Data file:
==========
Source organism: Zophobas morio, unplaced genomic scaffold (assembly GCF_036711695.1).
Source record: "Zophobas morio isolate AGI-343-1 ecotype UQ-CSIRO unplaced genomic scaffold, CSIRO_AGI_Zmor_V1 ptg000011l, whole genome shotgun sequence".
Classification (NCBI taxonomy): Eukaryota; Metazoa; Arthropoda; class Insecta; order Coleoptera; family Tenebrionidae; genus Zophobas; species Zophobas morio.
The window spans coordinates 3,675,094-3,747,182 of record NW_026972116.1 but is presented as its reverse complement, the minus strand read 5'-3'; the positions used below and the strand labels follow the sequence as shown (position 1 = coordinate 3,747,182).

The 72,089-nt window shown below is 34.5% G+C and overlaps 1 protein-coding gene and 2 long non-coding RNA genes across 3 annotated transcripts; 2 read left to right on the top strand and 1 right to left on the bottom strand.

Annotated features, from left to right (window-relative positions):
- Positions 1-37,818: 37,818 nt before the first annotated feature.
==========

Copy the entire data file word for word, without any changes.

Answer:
Source organism: Zophobas morio, unplaced genomic scaffold (assembly GCF_036711695.1).
Source record: "Zophobas morio isolate AGI-343-1 ecotype UQ-CSIRO unplaced genomic scaffold, CSIRO_AGI_Zmor_V1 ptg000011l, whole genome shotgun sequence".
Classification (NCBI taxonomy): Eukaryota; Metazoa; Arthropoda; class Insecta; order Coleoptera; family Tenebrionidae; genus Zophobas; species Zophobas morio.
The window spans coordinates 3,675,094-3,747,182 of record NW_026972116.1 but is presented as its reverse complement, the minus strand read 5'-3'; the positions used below and the strand labels follow the sequence as shown (position 1 = coordinate 3,747,182).

The 72,089-nt window shown below is 34.5% G+C and overlaps 1 protein-coding gene and 2 long non-coding RNA genes across 3 annotated transcripts; 2 read left to right on the top strand and 1 right to left on the bottom strand.

Annotated features, from left to right (window-relative positions):
- Positions 1-37,818: 37,818 nt before the first annotated feature.